The vaccines will comprise a prophylactically or therapeutically effective amount of the above identified antibodies or complexes, as needed. By "prophylactically or therapeutically effective amount" is meant an amount which will induce a protective immunological response in the uninfected, infected or unexposed individual to which it is administered. Such a response will generally result in the development in the subject of a secretory, cellular and/or antibody-mediated immune response to the vaccine. Usually, such a response includes but is not limited to one or more of the following effects; the production of antibodies from any of the immunological classes, such as immunoglobulins A, D, E, G or M; the proliferation of B and T lymphocytes; the provision of activation, growth and differentiation signals to immunological cells; expansion of helper T cell, suppressor T cell, and/or cytotoxic T cell.
Preferably, the effective amount is sufficient to bring about treatment or prevention of disease symptoms. The exact amount necessary will vary depending on the subject being treated; the age and general condition of the individual to be treated; the capacity of the individual's immune system to synthesize antibodies; the degree of protection desired; the severity of the condition being treated; the particular complex selected and its mode of administration, among other factors. An appropriate effective amount can be readily determined by one of skill in the art. A "therapeutically effective amount" will fall in a relatively broad range that can be determined through routine trials.
Vaccines can be administered either subcutaneously, epidermally, intradermally, intramucosally such as nasally, rectally and vaginally, intraperitoneally, intravenously, orally or intramuscularly. Other modes of administration include oral and pulmonary administration, suppositories, needle-less injection, transcutaneous and transdermal applications. Dosage treatment may be a single dose schedule or a multiple dose schedule. Administration of the vaccine may also be combined with administration of peptides or other substances.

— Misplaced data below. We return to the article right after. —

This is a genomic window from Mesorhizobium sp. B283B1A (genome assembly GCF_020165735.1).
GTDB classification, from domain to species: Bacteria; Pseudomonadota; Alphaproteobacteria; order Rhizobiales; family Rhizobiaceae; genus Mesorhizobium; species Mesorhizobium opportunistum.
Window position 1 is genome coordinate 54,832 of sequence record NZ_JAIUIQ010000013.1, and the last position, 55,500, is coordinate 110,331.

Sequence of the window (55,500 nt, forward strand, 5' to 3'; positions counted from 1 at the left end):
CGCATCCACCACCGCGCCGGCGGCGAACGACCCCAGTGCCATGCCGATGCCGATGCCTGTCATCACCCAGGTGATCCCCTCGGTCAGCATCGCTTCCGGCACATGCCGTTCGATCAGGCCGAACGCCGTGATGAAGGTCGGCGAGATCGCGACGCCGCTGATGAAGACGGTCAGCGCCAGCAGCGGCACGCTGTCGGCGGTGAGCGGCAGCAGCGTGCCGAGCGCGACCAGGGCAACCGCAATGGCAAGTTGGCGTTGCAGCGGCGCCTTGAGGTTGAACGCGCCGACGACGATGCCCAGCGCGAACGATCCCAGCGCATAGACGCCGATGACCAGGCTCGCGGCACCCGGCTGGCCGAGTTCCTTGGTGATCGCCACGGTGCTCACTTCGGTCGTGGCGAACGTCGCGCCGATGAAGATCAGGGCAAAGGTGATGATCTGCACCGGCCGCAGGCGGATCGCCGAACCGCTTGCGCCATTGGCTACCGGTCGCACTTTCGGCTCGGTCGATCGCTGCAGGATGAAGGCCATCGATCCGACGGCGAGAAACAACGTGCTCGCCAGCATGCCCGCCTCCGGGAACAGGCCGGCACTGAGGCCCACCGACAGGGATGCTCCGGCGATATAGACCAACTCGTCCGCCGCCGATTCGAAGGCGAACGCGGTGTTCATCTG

It should be appreciated that the invention should not be construed to be limited to the examples that are now described; rather, the invention should be construed to include any and all applications provided herein and all equivalent variations within the skill of the ordinary artisan.
Several studies were conducted to show that CD4 inducible epitopes on gp 120 could be exposed and the exposure of CD4 was dramatically masked by gp120. The studies also demonstrated that in mice after immunization with gp120-cell surface CD4 immunogen, neutralizing antibodies could be raised against gp120 or gp120/CD4 complexes, but not cell surface human CD4.
Formation of Gp120-CD4 Complex on Cell Surface
NIH 3T3CD4 or NIH 3T3CD4CCR5 stable cell lines established by Dr. Dan Littman (from NIAID AIDS Reagent Program) were cultured in DMEM with 10% fetal bovine serum. Cells were lifted by enzyme free medium that does not affect cell surface protein, washed with 1×PBS, pH7.4 three times. gp120 was detected on NIH 3T3 CD4 cell surface, but not on NIH 3T3 cell surface with HIVIG on flow cytometry analysis (FIG. 1). Gp120 binding to NIH 3T3CD4 cells was reduced in the presence of sCD4 (data not shown).
Inducing CD4 Inducible Epitopes on gp120 by Cell Surface CD4